4. Dutilleul, C., Lelarge, C., Prioul, J. L., De Paepe, R., Foyer, C. H. and Noctor, G. (2005). Mitochondria-driven changes in leaf NAD status exert a crucial influence on the control of nitrate assimilation and the integration of carbon and nitrogen metabolism. Plant Physiol 139(1): 64-78.
  5. Foyer, C. H. and Noctor, G. (2005). Redox homeostasis and antioxidant signaling: a metabolic interface between stress perception and physiological responses. Plant Cell 17(7): 1866-1875.
  6. Hampp, R., Goller, M. and Fullgraf, H. (1984). Determination of compartmented metabolite pools by a combination of rapid fractionation of oat mesophyll protoplasts and enzymic cycling. Plant Physiol 75(4): 1017-1021.
  7. Mittler, R., Vanderauwera, S., Gollery, M. and Van Breusegem, F. (2004). Reactive oxygen gene network of plants. Trends Plant Sci 9(10): 490-498.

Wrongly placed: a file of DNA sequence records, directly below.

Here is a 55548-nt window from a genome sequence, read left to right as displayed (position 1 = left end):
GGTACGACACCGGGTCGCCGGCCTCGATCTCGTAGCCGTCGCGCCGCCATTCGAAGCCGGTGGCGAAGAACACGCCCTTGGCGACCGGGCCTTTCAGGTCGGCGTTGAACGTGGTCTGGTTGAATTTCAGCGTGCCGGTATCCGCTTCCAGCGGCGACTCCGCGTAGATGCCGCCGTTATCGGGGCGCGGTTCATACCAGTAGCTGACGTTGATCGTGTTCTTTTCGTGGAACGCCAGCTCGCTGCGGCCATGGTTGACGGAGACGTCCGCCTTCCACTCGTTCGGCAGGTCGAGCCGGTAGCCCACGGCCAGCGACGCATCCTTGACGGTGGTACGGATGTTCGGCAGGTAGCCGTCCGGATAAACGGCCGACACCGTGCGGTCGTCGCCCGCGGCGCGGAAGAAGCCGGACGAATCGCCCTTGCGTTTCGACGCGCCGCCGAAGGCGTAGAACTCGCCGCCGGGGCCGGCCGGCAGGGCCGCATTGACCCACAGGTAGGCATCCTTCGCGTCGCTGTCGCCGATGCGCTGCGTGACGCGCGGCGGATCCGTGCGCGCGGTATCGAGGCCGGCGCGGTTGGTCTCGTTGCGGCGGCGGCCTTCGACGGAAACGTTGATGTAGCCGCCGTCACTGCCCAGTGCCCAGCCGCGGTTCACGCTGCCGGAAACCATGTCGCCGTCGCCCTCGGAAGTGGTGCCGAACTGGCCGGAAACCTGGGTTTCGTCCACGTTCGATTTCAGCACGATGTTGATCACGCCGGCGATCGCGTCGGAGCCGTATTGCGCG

8. Moller, I. M. (2001). PLANT MITOCHONDRIA AND OXIDATIVE STRESS: Electron Transport, NADPH Turnover, and Metabolism of Reactive Oxygen Species. Annu Rev Plant Physiol Plant Mol Biol 52: 561-591.
  9. Takita, E., Koyama, H. and Hara, T. (1999). Organic Acid Metabolism in Aluminum-Phosphate Utilizing Cells of Carrot (Daucus carota L.). Plant and Cell Physiology 40(5): 489-495.
Please login or register for free to view full text
Copyright: © 2022 The Authors; exclusive licensee Bio-protocol LLC.
How to cite: Awasthi, J. P., Saha, B., Koyama, H. and Panda, S. K. (2022). Quantitative Analysis of Redox Pool (NAD+, NADH Content) in Plant Samples Under Aluminum Stress. Bio-protocol 12(12): e4444. DOI: 10.21769/BioProtoc.4444.

If you have any questions/comments about this protocol, you are highly recommended to post here. We will invite the authors of this protocol as well as some of its users to address your questions/comments. To make it easier for them to help you, you are encouraged to post your data including images for the troubleshooting.

If you have any questions/comments about this protocol, you are highly recommended to post here. We will invite the authors of this protocol as well as some of its users to address your questions/comments. To make it easier for them to help you, you are encouraged to post your data including images for the troubleshooting.

We use cookies on this site to enhance your user experience. By using our website, you are agreeing to allow the storage of cookies on your computer.